American Indian Heritage Month: Commemoration vs. Exploitation
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Massasoit

Title: Massasoit
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The name "Massasoit" is a title meaning "Grand Sachem" or "Great Leader" that was bestowed on Ousa Mequin (Yellow Feather), sachem of the Pokanoket and the Grand Sachem (Massasoit) of the Wampanoag Confederation.

Little is known about Massaoit (ca. 1590– 1661/1662) prior to his contact with the Plymouth colony in 1621. He was born around 1590 in Montaup, a Pokanoket village near present-day Bristol, Rhode Island, and rose to leadership over eight large villages. The first documented contact of Massasoit with the English occurred in 1619. In that year, he met with Captain Thomas Dermer following the latter's voyage with Tisquantum (Squanto) to New England. William Bradford, the second governor of the Plymouth colony, described the Pokanoket sachem as "a very lust [sic] man in his best years, an able body, grave of countenance, and spare of speech. . . . His face was painted with a deep red like mulberry and he was oiled both head and face" (Josephy, 1994, 211).

Traditionally, Massasoit is remembered for his alliance with the Pilgrims and his efforts to aid the Plymouth Colony. A calculating and skilled diplomat, he established personal relationships with the principal leaders of the Plymouth colony, including William Bradford and Edward Winslow. Concern over the possibility of conflict with the neighboring Narragansetts led Massasoit to forge an alliance with the colonists at Plymouth in March 1621. The resulting treaty was mutually beneficial, providing security for the colonists and military aid for the Wampanoags in case of hostilities with the Narragansetts. Cemented even further by Edward Winslow's resuscitation of the critically ill sachem in 1632, the alliance also served to keep the Wampanoags out of the Pequot War (1636–1637) and enabled Massasoit to resist Puritan efforts to Christianize his people.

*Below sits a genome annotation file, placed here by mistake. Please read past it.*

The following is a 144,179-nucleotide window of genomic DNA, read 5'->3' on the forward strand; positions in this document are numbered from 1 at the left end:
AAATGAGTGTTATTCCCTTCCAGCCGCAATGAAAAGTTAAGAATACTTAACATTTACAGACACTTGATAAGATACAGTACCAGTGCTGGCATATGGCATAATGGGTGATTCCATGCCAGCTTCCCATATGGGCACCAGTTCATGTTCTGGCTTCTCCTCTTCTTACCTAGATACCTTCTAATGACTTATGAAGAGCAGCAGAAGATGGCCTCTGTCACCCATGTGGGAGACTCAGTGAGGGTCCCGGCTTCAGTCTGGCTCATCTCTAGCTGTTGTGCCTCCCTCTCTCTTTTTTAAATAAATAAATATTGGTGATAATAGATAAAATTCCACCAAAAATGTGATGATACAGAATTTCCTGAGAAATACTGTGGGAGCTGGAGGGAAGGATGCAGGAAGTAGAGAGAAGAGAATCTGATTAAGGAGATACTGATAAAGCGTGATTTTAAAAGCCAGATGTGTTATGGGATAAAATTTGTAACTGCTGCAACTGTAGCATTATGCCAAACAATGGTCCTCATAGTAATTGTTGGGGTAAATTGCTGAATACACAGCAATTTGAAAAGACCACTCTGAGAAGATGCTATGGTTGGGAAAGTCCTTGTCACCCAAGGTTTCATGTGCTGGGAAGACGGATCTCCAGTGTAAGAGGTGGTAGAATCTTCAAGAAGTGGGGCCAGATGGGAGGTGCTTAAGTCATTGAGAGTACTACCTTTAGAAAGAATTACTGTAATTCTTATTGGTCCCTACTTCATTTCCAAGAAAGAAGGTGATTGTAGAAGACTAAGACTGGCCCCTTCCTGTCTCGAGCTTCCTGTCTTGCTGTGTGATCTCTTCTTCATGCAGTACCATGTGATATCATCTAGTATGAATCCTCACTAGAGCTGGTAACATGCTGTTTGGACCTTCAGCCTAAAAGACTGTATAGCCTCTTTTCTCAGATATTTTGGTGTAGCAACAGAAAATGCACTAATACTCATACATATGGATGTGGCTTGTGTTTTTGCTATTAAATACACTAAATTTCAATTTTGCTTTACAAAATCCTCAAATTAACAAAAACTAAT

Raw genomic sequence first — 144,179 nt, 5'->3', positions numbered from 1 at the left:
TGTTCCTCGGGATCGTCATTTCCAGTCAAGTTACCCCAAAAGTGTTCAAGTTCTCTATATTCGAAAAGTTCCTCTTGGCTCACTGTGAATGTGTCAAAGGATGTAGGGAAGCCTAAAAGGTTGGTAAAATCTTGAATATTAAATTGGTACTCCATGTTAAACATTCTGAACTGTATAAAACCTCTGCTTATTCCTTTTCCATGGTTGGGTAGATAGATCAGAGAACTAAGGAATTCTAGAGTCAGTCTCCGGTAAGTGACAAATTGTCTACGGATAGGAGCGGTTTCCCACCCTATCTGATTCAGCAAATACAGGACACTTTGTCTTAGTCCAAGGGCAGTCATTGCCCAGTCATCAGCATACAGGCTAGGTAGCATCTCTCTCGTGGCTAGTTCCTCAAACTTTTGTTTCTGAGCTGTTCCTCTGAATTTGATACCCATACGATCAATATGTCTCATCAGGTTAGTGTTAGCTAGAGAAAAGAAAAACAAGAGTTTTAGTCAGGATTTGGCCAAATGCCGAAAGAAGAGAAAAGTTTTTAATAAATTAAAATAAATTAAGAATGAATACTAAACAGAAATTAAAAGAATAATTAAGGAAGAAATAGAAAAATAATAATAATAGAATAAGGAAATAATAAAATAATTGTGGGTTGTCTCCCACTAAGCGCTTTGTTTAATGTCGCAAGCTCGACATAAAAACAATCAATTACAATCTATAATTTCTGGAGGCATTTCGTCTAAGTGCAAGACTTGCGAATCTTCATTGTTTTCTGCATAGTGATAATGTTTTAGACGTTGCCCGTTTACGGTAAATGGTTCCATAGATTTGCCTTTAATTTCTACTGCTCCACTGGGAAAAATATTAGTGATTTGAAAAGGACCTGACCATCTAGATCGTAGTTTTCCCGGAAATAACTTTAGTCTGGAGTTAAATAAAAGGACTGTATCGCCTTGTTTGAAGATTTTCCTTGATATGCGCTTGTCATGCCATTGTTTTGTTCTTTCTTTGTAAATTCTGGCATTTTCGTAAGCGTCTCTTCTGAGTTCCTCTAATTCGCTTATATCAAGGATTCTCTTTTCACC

Expanding English settlements around Massachusetts Bay brought pressures on Massasoit to cede land to the English. To this he relented, selling land in the 1650s to the colony in exchange for the maintenance of harmony. Until his death in 1661 or 1662, the Wampanoag under Massasoit and the people of the Massachusetts Bay and Plymouth colonies remained at peace.

Alan C. Downs


Further Reading
Axtell, James. 2001. Natives and Newcomers: The Cultural Origins of North America. New York: Oxford University Press.; Josephy, Alvin M., Jr. 1994. 500 Nations: An Illustrated History of North American Indians. New York: Alfred A. Knopf.; Philbrick, Nathaniel. 2006. Mayflower: A Story of Courage, Community, and War. New York: Viking.
 

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